Hunter Opening Statement for Hearing on Security and Stability Operations in Afghanistan

Jan 29, 2007
Press Release

Contact: Josh Holly (202) 226-3988 


Washington D.C. –Rep. Duncan Hunter (R-CA), ranking Republican on the House Armed Services Committee, today released the following opening statement from the House Armed Services Committee’s hearing regarding the security and stability efforts in Afghanistan:

“Thank you to my good friend, Ike Skelton, and welcome to our witnesses — outside experts who specialize in Afghanistan’s security and stability.  I am pleased to note that this panel includes the honorable Ali Jalali, Afghanistan’s former Minister of the Interior, who will be able to offer a unique perspective on the opportunities and challenges facing his nation.  We look forward to your testimony.

“This hearing comes at a critical time in both Afghan history and in the conduct of the multinational mission there.  Since coalition forces began operations in 2001, the situation on the ground has proven dynamic, to say the least.  One area of great importance – to security and stability, to the economy, and to the day-to-day lives of the Afghan people – has been the continued dependence on poppy cultivation and narcotics trafficking.

“According to all accounts, the 2006 poppy crop was among the highest – if not the highest – ever produced in Afghanistan.  The United Nations Office on Drugs and Crime stated that the amount of land dedicated to poppy crops increased 61 percent from 2005 to 2006.  Poppy production in Afghanistan increased more than 26 percent.  In the relatively violent provinces of Helmand and Uruzgan, production increased 132 percent.  In looking at recent plantings, some Afghan officials predict that next year’s yield could easily rival the 2006 crop.

“We all know that any livelihood based on the illicit drug trade is unstable.  Yet Afghan farmers, under the influence of narco-traffickers, persist in growing poppies to ensure their families’ immediate survival. 

“The international community – including agencies within the United States government – needs to take a long, hard look at what alternative livelihood programs are available.  We need to work with the Afghan people to cultivate a long-term solution that allows them to replace illicit poppy fields with perennial crops that are suitable for domestic consumption and for export – for example, fruit and nut trees.  Because such replacement crops may take a while to become profitable, we also need to implement short-term aid programs that allow for subsistence, as well as the necessary infrastructure improvements to help farmers get their products to market.

 “Some people may well ask what alternative livelihood programs have to do with stability and security.  To those people, I point out the importance of developing and maintaining an economy rooted in a reliable, legal, and sustainable basis that can provide jobs and put food on the table – not one that encourages drug addiction and puts every crop at risk of eradication every year.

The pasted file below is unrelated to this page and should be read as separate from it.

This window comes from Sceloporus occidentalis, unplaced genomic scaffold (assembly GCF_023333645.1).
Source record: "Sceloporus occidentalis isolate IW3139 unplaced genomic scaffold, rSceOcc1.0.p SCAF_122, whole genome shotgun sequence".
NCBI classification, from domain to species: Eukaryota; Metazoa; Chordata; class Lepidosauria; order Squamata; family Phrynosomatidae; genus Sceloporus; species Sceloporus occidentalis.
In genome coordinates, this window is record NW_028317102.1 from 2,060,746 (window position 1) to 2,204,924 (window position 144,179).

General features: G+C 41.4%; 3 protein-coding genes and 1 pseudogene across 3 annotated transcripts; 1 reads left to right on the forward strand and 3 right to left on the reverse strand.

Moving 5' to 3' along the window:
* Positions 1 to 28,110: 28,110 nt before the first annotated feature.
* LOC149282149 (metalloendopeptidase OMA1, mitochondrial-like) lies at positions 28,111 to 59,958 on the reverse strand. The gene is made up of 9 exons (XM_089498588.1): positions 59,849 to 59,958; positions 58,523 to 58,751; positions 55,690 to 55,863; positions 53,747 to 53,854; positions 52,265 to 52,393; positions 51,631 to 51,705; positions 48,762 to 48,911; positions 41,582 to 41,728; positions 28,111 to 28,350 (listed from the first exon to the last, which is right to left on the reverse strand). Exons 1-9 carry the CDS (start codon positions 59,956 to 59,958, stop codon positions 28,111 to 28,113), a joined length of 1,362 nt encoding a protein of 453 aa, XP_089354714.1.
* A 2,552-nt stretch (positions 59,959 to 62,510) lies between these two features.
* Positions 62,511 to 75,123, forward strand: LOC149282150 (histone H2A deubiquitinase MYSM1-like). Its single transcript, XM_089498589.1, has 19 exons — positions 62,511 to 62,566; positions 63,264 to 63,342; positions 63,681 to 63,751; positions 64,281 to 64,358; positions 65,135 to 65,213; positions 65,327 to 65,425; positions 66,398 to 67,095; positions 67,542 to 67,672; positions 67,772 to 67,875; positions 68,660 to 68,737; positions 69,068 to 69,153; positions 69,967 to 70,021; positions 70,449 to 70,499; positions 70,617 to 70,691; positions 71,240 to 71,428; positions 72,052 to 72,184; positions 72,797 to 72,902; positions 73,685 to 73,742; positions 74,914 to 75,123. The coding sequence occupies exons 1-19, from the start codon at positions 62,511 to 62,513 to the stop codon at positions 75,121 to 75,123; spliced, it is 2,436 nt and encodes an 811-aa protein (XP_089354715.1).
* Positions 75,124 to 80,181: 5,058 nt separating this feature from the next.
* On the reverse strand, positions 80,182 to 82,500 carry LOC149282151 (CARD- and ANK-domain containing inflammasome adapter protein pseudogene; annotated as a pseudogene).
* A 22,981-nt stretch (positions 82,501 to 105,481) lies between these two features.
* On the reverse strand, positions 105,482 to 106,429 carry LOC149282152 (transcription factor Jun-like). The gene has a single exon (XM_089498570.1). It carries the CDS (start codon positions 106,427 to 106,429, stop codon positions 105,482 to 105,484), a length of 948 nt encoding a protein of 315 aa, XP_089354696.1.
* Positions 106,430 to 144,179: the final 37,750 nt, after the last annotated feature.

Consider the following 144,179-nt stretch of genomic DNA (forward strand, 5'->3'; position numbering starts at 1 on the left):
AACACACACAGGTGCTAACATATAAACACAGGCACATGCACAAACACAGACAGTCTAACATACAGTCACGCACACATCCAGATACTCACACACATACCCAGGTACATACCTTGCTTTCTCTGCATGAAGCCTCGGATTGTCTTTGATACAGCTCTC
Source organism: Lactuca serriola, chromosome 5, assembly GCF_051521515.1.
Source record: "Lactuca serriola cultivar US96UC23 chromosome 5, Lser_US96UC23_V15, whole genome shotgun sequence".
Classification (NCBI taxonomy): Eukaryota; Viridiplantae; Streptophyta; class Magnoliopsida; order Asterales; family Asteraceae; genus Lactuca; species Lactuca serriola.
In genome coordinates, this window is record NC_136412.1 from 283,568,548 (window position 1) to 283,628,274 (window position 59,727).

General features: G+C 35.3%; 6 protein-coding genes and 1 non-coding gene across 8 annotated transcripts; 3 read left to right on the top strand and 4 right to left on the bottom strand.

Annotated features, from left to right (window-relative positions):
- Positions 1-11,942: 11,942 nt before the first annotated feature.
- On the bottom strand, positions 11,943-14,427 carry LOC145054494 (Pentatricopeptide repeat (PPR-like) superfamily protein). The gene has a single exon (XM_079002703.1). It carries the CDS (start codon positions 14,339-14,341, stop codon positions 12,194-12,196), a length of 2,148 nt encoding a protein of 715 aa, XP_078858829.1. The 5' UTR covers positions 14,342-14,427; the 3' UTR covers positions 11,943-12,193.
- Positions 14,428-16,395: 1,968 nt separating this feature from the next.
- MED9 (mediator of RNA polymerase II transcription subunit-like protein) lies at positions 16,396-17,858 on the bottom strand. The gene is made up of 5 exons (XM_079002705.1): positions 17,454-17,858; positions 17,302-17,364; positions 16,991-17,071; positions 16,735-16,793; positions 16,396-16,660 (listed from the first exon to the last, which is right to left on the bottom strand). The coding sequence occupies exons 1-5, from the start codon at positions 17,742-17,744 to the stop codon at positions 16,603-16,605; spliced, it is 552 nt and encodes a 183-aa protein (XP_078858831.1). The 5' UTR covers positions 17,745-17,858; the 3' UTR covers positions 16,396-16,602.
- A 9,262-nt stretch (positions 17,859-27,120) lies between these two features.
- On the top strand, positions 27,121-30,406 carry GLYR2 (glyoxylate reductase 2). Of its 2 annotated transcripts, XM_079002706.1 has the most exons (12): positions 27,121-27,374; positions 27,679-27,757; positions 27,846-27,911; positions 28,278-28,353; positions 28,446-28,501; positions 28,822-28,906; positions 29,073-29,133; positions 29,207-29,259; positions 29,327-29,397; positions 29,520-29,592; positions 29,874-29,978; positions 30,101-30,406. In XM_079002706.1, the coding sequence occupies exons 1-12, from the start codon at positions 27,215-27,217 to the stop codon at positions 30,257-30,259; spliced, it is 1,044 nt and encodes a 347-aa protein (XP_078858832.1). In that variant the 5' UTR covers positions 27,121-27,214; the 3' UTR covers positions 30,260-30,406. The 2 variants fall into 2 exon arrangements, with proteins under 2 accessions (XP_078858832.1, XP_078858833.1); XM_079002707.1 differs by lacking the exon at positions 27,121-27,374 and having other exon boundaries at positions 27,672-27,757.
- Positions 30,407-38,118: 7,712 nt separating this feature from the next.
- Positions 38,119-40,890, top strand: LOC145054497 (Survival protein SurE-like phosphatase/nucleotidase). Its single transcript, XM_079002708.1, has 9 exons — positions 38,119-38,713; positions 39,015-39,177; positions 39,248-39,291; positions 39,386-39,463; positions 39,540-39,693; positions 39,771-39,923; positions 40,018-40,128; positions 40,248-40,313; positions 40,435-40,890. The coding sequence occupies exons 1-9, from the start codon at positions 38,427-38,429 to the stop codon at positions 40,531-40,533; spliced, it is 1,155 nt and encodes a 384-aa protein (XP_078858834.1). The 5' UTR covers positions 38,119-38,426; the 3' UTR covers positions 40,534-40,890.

“This morning our committee focuses its attention on the opportunities and challenges for achieving lasting security and stability in Afghanistan – realizing this aspiration is important to the American people, this committee, and the more than 21,000 U.S. servicemembers who are now serving so honorably in Afghanistan today.

“These U.S. military men and women serve within NATO, through the Combined Forces Command-Afghanistan, and alongside Afghan National Security forces and other participating coalitional partners.  It is also noteworthy to recognize that in October 2006, the NATO-led International Security Assistance Force took over primary security responsibility for Afghanistan and for the first time in its history, NATO is leading a major military operation outside of Europe. 

“Last week, after recently visiting the region and speaking to military commanders on the ground, Secretary of Defense Robert Gates extended 3,200 soldiers from the 10th Mountain Division for 120 days, demonstrating that the United States remains committed to securing Afghanistan – including suppressing the anticipated spring Taliban-led insurgency; training and equipping Afghan National Security Forces; and assisting reconstruction efforts through the 25 Provisional Reconstruction Teams.  

“Despite notable progress and these recent initiatives to ensure Afghanistan’s long-term success, a lot of work remains to be done.  Afghanistan and all its partners must cut off any resurgence of Taliban influence and possible Taliban-led insurgency in the spring.  The issue of poppy cultivation and trafficking must also be tackled – from accelerating eradication to presenting alternative livelihoods to pursuing an aggressive law enforcement campaign. 

“These are difficult challenges, but we must stay committed and we must continue to build upon on the hard-won achievements already made by Americans, Afghans, and coalition partners who realize that long-term security, stability and development in Afghanistan is worth our collective fight and sacrifice.  During today’s hearing, I hope we hear how we can help advance our joint effort in Afghanistan.”